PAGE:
Cast[edit]

  • Damien Bonnard as Brigadier Stéphane Ruiz
  • Alexis Manenti as Chris
  • Djebril Zonga as Gwada
  • Issa Perica as Issa
  • Al-Hassan Ly as Buzz
  • Steve Tientcheu as The Mayor
  • Almamy Kanoute as Salah
  • Jeanne Balibar as The Commissioner
  • Raymond Lopez as Zorro
  • Omar Soumare as Macha
  • Sana Joachaim as Bintou
  • Lucas Omiri as Slim
  • Nazar Ben Fatma as La Pince

Production[edit]

In October 2018, it was announced Damien Bonnard, Alexis Manenti and Djebril Zonga had joined the cast of the film, with Ladj Ly directing from a screenplay he wrote alongside Giordano Gederlini and Alexis Manenti.[3]

Release[edit]

The film had its world premiere at the Cannes Film Festival on 15 May 2019.[4] Shortly after, Amazon Studios acquired U.S. distribution rights to the film.[5] It also screened at the Toronto International Film Festival on 10 September 2019.[6] It was released in France on 20 November 2019 by Le Pacte.[7] It was released in the United States on 10 January 2020.[8]

Reception[edit]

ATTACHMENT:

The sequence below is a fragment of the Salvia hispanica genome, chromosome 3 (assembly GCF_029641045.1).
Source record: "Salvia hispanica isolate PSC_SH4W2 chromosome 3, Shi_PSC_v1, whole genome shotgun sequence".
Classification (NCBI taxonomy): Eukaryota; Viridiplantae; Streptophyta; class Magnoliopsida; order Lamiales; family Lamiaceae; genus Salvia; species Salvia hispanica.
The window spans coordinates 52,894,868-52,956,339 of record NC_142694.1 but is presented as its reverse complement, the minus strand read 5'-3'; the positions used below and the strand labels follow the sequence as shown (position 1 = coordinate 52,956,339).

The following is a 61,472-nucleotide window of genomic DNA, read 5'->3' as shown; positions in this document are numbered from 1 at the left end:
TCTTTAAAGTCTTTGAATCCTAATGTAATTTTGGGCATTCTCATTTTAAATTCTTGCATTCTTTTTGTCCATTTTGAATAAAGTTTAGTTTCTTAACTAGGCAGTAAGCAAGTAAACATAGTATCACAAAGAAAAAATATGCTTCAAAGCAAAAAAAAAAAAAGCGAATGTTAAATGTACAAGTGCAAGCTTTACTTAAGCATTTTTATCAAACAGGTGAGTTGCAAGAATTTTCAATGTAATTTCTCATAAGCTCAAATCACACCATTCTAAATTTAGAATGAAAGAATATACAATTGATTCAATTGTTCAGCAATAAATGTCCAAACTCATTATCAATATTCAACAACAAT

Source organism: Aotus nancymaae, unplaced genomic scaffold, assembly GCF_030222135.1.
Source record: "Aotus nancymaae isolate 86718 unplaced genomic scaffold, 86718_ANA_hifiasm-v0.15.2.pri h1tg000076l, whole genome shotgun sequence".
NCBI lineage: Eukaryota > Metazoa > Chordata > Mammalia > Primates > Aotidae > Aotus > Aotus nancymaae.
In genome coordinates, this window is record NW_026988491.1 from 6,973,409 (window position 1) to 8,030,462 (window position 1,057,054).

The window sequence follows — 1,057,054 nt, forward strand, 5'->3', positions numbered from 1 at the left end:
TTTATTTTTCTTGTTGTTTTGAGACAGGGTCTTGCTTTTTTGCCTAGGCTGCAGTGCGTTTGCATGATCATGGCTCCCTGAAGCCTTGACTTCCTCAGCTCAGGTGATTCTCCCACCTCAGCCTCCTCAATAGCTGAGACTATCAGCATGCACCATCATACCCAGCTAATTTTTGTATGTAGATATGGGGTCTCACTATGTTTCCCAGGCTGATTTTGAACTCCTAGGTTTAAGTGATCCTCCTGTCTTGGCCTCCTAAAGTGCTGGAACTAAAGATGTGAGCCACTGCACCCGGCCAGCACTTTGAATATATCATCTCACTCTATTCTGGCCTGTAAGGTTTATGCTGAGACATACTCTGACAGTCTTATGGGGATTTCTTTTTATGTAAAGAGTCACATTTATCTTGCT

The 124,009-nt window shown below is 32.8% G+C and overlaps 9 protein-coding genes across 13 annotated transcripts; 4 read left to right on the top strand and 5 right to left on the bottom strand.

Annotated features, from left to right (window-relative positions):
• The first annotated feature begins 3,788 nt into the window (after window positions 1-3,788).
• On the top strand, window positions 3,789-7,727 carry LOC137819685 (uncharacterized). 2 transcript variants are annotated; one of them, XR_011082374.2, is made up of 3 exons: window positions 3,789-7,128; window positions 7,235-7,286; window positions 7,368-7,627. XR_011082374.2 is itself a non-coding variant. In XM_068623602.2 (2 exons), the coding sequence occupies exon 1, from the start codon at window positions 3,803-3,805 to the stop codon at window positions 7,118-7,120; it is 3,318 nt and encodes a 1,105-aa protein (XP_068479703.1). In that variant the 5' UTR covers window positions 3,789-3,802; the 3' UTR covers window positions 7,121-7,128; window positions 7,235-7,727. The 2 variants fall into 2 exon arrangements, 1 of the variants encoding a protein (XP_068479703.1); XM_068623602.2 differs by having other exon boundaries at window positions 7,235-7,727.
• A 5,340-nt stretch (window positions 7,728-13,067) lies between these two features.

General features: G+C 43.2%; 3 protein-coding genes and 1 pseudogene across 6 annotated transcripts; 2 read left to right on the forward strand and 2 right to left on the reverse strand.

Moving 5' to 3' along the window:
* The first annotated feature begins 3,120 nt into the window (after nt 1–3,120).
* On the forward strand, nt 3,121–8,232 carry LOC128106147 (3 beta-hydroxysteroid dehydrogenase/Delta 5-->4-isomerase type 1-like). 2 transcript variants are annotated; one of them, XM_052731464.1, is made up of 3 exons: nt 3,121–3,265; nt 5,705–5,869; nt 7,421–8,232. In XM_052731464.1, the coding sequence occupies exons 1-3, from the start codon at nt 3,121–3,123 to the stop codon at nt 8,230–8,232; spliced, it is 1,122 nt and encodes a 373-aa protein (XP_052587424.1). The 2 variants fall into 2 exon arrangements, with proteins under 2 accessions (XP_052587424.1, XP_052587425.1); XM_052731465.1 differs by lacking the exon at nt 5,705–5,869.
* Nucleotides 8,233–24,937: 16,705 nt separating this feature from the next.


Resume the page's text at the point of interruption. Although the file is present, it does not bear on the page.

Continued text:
Les Misérables received generally positive reviews from critics. As of July 2020, 86% of the 155 reviews compiled on review aggregator Rotten Tomatoes are positive, with an average rating of 7.47/10. The website's critical consensus reads, "Les Misérables transcends its unwieldy story with compelling ideas and an infectious energy that boils over during a thrilling final act."[9] On Metacritic, the film has a weighted average score of 78 out of 100, based on 32 critics, indicating "generally favorable reviews."[10]

Awards[edit]

It was selected to compete for the Palme d'Or at the 2019 Cannes Film Festival,[11] where it won the Jury Prize.[12][13] It was selected as the French entry for the Best International Feature Film at the 92nd Academy Awards,[14] making the December shortlist, then later being nominated.[15] The film received 3 nominations to the 32nd European Film Awards, for Best Film, Best Screenwriter and European Discovery, winning the latter.[16] The film got 11 nominations for the César Awards, and won 4: Best Film, Best Editing, Most Promising Actor (for Alexis Manenti), and the Audience Award.

See also[edit]